Clouds are appearing on the horizon in the solar photo-voltaic marketplace. Just as the UK resident has become used to the sight of solar panels on roofs, and has even become aware that they provide a decent return on investment, things are set to get a lot harder.
For the last year or so people have been able to claim a decent generation fee for solar panels supplied by an accredited installer, and this has created demand that has raised supply and consequently contributed to significant drops in solar panel prices. The typical break-even point is now well below ten years, and can be as low as seven years on some of the cheaper panels. Ten-year warranties, 25-year performance guarantees and an index-linked government generation payment of 43.3p per unit, all add up to a low-ish risk investment that should see you comfortably ahead by the time the panels' efficiency begins to wane.
Well, firstly there is talk that the FiT (the Government's generation payment) is set to be slashed in half or more. Note that this only affects new installations, as existing installations have a commitment to pay an index-linked amount for 25 years. The effect of this FiT reduction may make the return on investment too long, and would put significant pressure on suppliers and manufacturers to get prices right down.
Which leads us on to the second wave of (potential) problems in the solar market: a trade war between the US and China. There are allegations that the Chinese are 'dumping' solar panels on western markets, such that western manufacturers are unable to compete. The US government is being urged by European manufacturers to retaliate against imports of Chinese solar panels that are highly subsidised by the Chinese government, and with generous loans and credit guarantees. The German solar industry association BSW is leading the way; a BSW spokesman stated that recent solar panel price reductions were "not a result of innovation but of uneven political conditions". The fall-out from this would be an immediate rise in the price of far-east imports. Combine this with a large reduction in generation payments, and home-owners may find the whole idea is completely uneconomic.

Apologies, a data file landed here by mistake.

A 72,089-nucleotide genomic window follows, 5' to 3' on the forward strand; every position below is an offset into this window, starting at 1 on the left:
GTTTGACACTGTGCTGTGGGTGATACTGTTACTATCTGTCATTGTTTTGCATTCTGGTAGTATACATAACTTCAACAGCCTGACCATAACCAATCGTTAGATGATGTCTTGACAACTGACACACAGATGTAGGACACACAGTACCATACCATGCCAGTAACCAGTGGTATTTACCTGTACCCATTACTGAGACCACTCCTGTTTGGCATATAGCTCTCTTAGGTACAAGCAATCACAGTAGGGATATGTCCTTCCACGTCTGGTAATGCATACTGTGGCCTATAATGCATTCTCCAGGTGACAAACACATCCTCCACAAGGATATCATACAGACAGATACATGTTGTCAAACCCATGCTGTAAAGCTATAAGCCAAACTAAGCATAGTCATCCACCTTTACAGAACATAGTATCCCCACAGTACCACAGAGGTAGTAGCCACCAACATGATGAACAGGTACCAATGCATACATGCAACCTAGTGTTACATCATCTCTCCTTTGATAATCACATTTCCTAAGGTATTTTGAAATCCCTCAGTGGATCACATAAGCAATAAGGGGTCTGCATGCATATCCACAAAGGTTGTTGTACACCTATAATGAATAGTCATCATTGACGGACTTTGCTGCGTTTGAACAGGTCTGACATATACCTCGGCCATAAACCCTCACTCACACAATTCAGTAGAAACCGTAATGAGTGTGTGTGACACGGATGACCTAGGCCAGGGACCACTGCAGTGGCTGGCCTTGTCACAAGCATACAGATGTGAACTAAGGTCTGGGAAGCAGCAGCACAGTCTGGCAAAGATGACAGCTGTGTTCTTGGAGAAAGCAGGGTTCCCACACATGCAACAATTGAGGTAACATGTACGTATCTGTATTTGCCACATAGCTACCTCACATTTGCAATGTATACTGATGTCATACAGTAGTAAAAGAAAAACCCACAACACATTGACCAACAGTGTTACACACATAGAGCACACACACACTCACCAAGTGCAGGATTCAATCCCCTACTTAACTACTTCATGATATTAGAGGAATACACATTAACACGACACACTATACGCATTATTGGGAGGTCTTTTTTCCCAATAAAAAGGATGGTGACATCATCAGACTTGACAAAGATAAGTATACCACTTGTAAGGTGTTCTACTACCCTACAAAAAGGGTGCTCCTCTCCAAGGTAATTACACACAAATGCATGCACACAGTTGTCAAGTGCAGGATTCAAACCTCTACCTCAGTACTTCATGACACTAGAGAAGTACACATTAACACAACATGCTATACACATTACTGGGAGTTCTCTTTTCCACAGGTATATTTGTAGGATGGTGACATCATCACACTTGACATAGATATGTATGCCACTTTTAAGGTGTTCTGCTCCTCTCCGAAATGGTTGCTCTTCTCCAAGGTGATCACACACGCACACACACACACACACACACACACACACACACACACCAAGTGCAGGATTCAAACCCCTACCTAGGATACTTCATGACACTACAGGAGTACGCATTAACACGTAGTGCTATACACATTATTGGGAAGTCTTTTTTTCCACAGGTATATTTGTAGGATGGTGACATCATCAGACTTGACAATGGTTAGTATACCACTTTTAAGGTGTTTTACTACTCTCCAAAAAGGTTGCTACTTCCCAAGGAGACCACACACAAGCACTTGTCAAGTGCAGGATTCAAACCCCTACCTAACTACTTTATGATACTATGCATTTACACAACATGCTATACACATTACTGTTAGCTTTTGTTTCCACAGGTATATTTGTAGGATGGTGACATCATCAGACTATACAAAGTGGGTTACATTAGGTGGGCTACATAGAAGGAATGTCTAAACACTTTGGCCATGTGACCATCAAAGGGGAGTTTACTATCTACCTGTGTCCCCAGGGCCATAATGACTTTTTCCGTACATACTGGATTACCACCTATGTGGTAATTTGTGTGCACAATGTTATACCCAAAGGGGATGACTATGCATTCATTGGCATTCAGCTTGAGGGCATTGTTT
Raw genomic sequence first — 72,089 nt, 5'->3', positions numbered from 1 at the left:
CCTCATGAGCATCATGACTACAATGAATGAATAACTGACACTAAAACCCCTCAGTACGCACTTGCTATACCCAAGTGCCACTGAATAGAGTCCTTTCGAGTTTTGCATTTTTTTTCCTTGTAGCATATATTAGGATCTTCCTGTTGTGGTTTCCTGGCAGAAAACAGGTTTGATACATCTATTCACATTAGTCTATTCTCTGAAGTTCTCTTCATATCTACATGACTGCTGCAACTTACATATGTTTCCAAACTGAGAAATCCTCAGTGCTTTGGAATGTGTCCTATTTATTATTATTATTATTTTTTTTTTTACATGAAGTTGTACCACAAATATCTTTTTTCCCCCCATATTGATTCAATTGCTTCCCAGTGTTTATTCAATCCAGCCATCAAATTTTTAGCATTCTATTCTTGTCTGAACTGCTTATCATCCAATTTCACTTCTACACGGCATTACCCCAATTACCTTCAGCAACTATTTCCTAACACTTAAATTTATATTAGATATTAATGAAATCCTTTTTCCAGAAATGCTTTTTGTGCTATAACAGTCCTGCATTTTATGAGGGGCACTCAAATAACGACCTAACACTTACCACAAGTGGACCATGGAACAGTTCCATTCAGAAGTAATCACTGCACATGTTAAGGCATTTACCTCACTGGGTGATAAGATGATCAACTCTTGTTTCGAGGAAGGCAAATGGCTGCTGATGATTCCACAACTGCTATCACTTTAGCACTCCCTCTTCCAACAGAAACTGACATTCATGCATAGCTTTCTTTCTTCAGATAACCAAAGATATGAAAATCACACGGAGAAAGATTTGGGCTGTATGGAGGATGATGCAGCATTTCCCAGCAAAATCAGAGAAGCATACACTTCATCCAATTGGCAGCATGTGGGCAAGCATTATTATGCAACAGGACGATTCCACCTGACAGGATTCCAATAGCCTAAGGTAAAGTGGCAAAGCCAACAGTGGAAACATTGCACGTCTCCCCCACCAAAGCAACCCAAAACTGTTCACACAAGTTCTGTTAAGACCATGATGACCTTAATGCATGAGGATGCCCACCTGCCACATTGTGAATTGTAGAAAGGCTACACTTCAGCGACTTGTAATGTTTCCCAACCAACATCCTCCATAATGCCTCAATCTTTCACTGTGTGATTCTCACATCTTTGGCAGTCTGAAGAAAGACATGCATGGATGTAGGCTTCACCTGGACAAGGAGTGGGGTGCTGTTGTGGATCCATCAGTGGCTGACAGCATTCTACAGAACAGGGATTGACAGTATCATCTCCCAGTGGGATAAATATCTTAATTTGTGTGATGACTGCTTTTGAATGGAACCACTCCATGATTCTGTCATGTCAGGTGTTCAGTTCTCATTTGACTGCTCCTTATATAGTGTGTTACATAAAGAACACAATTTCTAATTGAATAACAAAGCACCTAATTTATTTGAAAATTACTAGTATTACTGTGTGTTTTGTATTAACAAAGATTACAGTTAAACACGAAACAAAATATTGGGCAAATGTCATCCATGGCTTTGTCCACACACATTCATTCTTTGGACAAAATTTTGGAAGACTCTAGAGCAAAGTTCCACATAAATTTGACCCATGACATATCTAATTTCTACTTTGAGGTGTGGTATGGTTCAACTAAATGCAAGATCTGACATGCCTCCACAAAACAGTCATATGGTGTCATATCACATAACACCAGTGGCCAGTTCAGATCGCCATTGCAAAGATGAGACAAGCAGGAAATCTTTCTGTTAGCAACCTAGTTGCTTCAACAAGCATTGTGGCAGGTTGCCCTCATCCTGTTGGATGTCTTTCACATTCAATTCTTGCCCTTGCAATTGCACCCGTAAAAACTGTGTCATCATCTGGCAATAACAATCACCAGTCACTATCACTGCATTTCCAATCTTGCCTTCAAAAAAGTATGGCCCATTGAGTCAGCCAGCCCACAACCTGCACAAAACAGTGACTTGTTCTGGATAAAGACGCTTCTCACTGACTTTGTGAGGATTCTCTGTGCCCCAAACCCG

The Energy Saving Trust (EST) made a technical blunder on Friday and published a date of December 18 for the switch-over of new FiT contracts to a 20p/kWh rate (a drop of around 50%). Following this, it issued a press statement: In response to speculation on our position on the government’s review of Feed-in Tariffs. It called the document a "draft consumer guidance ... to pre-empt the Government consultation which is expected next week". This hasn't stopped an online petition declaring the cut-off as too soon: 'Save-Our-Solar' 48-hour campaign to support UK solar Feed-in Tariffs from clickgreen.org.uk.
Quite when anything will really happen is highly uncertain, but if you are thinking of sinking ten grand or so onto your roof so that you can generate 'free' renewable electricity for the next 25 years and get paid for it, then you should get your skates on and get some quotes from MCS-accredited solar pv installers. Delaying now could see you paying more for the panels or getting paid less for the electricity that you generate.